My first language was Spanish. Writing in a language other than that with which I grew up, with which I learned to think and feel, has surely had some bearing on my relationship to writing. I love finding words and sounds from other languages buried in English; I prefer to imagine discrete languages as continuous, like adjoining rooms connected by a common door — sound. When I revise a poem, I’m thinking primarily about sound, syllables as phonemic puzzle pieces.
The use of bilingualism should be discussed with more seriousness and sophistication in writing courses and Latino literature workshops. And, since we live in a multilingual world, particularly here in Los Angeles, I would even suggest that this conversation should be part of all writing workshops. Ineffective use — intended only to give “folk” color — almost always reads as forced and insincere, and “hispanicizes” language in ways that flatten narratives, characters, and voices more than it gives them room to flower in their true complexity.
Magical realism is an important literary tool that Latino writers have inherited from a long Latin American literary tradition that includes Márquez, Borges, and Rulfo.Some Latino writers can’t stand the thought of it without doubling over with nausea, while others embrace it like a long-lost and dearly loved relative. Olivas notes that he isn’t afraid to dip heavily into it, and even Salvador Plascencia, who doesn’t identify as a Latino writer in the first place, uses it with gusto in his acclaimed The People of Paper. On the other end of the spectrum, some Latin American writers, primarily those associated with the McOndo movement (a play on Gabriel García Márquez’s town of Macondo) entirely reject magical realism, claiming that it reinforces exoticized stereotypes of Latin America. I do however appreciate the more nuanced treatment of magical realism by Luís Alberto Urrea in his interview with Olivas:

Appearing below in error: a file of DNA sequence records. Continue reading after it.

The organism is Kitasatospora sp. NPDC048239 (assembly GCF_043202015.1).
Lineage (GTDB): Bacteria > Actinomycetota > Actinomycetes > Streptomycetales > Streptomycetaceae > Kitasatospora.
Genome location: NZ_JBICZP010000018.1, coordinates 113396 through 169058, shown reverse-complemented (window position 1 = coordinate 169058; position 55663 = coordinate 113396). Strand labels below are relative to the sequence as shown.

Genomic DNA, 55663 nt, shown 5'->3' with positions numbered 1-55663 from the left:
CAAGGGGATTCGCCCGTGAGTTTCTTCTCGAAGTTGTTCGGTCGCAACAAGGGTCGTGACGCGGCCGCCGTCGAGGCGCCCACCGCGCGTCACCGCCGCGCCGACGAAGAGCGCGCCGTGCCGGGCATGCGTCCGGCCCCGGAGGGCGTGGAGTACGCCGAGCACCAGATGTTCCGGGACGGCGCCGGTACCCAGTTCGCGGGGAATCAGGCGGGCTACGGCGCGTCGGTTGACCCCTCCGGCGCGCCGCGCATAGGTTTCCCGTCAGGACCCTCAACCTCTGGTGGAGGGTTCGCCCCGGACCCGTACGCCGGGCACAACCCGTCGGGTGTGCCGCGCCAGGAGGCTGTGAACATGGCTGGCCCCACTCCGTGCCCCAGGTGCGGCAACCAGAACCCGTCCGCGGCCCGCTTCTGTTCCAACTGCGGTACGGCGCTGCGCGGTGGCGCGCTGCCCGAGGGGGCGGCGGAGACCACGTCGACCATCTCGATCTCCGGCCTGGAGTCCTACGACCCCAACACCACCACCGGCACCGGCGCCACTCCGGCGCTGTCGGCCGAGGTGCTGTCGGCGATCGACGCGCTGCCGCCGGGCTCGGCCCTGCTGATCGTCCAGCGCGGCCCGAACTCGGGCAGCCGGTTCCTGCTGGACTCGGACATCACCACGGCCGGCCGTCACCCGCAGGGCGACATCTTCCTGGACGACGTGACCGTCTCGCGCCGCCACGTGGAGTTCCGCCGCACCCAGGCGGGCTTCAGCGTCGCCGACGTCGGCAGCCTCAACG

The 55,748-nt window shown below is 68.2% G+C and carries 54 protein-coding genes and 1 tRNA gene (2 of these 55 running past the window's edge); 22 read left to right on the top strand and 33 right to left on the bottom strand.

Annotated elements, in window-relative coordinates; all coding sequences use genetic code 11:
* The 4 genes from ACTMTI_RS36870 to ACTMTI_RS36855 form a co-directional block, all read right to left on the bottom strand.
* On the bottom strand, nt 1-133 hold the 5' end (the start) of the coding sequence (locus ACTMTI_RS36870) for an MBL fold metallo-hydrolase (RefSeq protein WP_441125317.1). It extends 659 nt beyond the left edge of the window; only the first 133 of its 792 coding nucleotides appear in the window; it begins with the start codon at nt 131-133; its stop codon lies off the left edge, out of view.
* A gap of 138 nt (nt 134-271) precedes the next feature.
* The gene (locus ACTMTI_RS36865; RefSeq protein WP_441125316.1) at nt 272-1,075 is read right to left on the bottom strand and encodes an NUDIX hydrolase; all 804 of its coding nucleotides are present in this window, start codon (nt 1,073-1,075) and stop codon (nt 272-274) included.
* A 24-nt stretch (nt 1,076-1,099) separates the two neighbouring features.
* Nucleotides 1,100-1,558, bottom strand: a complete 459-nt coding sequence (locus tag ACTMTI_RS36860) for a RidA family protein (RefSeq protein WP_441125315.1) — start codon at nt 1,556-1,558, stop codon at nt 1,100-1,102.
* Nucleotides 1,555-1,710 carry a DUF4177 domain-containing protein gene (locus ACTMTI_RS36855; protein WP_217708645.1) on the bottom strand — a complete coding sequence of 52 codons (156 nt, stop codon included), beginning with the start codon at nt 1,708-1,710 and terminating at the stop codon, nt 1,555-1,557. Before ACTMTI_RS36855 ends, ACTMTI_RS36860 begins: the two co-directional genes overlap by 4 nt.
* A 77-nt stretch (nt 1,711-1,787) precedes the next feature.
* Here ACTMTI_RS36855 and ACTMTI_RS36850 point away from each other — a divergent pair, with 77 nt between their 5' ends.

I find the magic realism aspects slightly amusing. If only because the things that can be considered “magical” in the text are pretty much the recorded historical facts. During the editing of the book, there were a couple of points where my editor was busy chopping out the real facts and leaving in all the made-up facts so here was a case of truth being stranger than fiction and fiction trying to put mortar between the bricks of astonishment.
While Olivas delves into the familiar Latino themes — community, childhood, family, history — seeking ways to explore and represent unheard stories of Latinos, as a Chicano converted to Judaism, and short story writer turned novelist, he is also concerned with the complexity of crossing cultural borders and expanding into new territories of literary possibility.